Five keys to better communication

Communication is a crucial aspect in all relationships. In order to communicate, a speaker must convey her/his message in such a way that it is not only received by the listener, but in actual fact heard and where necessary acted upon.

 Do consider these five things if you are striving to communicate more effectively. 

1. Recognise the patterns

As with many things in life, it’s easy to fall into a pattern of doing things. The same applies to communication. Subconsciously, we settle into a certain way of communicating. We have a certain stance, a posture and a tone when we speak and when we listen. It is also true that we never arrive at a conversation like a clean slate. We enter a conversation with an expectation, a history and filters in our ears. When we engage in a difficult conversation, we may for example be defensive without realising that we are coming across in this way. Why is this so? Can I see that this is a possible hindrance in satisfactory communication? By identifying the patterns (like a tendency to be defensive), we are able to address them and clear the way to more effective communication. 

2. Cut out the middle man 

When we’re trying to have a conversation that can potentially turn out volatile, we sometimes think that one way of achieving our goal is to involve a third party. We make our feelings known, give our version of events or express our opinion, not directly to the person(s) involved, but indirectly. While the intention may not be malign, the result of this approach is very seldom wholesome. Invariably, involving a third party complicates things and clouds the matter at hand. The best way to address an issue is to engage with the other person directly and to not involve a messenger. 

3. Repeat what you hear

When we are listening, our unconscious filters may prevent us from hearing what the other party is trying to convey. One way of optimising communication is to repeat what we have heard. This prevents an impulsive response and helps the speaker to be sure that what he/she is saying is being registered by the listener. By repeating what we hear, we pave the way for streamlined communication. It also gives us time to formulate our own thoughts and has the potential to defuse volatile situations.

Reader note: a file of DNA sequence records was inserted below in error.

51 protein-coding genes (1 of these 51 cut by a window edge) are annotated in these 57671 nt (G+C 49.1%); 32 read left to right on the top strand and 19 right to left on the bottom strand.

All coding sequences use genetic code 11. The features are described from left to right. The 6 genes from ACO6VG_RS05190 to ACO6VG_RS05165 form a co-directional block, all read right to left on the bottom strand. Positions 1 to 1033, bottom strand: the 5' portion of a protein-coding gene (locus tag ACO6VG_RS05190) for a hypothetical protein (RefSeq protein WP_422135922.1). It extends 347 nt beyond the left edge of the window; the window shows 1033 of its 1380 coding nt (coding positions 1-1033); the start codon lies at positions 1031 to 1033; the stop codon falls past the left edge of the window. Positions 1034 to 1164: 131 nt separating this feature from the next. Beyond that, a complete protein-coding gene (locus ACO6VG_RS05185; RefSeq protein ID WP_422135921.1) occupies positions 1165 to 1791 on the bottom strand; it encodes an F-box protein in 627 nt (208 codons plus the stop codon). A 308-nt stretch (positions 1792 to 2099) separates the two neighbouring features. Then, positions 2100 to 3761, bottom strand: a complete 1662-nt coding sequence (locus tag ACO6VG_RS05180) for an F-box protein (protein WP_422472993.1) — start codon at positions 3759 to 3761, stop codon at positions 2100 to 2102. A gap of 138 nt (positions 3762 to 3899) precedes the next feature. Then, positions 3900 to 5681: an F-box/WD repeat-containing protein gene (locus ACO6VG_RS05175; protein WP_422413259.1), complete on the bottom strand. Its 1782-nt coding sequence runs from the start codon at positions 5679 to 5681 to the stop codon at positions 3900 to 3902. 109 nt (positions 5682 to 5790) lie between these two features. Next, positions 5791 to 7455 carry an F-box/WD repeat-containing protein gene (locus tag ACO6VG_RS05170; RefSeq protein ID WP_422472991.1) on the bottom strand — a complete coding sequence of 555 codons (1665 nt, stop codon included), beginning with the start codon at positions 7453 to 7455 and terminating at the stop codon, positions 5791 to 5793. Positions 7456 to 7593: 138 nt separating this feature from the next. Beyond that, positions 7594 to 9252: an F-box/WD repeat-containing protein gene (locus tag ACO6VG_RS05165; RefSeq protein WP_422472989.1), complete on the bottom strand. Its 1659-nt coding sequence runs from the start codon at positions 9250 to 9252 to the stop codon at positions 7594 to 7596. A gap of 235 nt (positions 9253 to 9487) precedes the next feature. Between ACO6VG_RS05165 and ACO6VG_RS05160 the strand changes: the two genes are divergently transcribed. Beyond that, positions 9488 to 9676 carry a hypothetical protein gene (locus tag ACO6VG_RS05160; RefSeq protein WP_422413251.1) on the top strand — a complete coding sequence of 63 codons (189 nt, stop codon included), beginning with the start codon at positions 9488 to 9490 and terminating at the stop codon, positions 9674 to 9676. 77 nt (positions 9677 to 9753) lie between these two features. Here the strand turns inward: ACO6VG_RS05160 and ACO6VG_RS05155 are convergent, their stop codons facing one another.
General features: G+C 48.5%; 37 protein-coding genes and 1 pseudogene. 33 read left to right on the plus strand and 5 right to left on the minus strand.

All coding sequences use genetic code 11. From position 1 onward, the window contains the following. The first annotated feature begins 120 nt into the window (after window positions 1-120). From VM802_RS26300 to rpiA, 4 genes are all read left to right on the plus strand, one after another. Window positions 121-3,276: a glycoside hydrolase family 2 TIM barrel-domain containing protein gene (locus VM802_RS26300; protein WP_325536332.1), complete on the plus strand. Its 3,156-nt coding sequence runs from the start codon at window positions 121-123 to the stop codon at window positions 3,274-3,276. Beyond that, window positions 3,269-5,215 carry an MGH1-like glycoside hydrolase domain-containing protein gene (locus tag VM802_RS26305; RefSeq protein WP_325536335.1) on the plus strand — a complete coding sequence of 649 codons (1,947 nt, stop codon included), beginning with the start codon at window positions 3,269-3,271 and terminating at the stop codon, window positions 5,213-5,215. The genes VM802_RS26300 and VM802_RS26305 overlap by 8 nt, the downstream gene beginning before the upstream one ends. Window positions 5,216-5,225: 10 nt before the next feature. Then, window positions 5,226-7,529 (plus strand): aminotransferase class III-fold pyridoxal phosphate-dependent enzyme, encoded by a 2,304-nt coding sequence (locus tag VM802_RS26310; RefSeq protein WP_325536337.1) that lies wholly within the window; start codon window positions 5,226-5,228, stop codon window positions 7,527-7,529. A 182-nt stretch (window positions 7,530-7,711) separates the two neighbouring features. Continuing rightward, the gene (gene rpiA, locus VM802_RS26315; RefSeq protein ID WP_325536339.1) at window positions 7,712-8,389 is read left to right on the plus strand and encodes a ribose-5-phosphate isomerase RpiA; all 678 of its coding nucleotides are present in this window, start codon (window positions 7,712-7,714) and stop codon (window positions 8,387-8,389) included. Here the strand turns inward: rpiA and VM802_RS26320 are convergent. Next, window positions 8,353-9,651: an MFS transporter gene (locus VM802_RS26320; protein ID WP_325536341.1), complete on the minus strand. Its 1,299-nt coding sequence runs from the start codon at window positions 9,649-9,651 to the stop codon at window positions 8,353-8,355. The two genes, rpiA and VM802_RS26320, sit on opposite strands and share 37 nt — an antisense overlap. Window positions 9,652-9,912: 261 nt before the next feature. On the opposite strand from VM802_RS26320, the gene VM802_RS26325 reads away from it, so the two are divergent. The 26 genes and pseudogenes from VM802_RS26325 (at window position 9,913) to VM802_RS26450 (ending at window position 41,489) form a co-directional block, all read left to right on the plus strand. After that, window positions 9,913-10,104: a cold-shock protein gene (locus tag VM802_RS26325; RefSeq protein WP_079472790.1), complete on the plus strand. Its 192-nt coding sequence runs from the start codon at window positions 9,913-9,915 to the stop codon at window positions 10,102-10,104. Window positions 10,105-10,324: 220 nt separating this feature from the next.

4. Face the fear 

We are often hesitant to address a difficult matter. It may be because we fear the response of the hearer. But if it’s worth worrying about, is it not also worth raising? Think about it this way: what’s the worst that could happen? If we are able to speak calmly and express our feelings in a non-accusatory way, chances are that we will achieve our goal. Another reason why some people are scared to express themselves is that they are not sure that they will be able to do this well enough. Do not be afraid. You don’t need to talk perfectly. Nobody is giving you marks for your choice of words. Your best is good enough. 

5. Ask an interpreter

In some instances, we may feel the need to involve a facilitator in our conversation. This person will adopt a neutral stance, and his/her intention will be to clear the way for unpolluted communication. A skilful facilitator is someone who will help two parties to identify issues and help them to gain insight in a problem. We typically involve an interpreter when we have a strong desire to restore a relationship and hope for this outcome. With willingness and a commitment to resolution, it may prove very helpful to make use of a facilitator. 

 

RS

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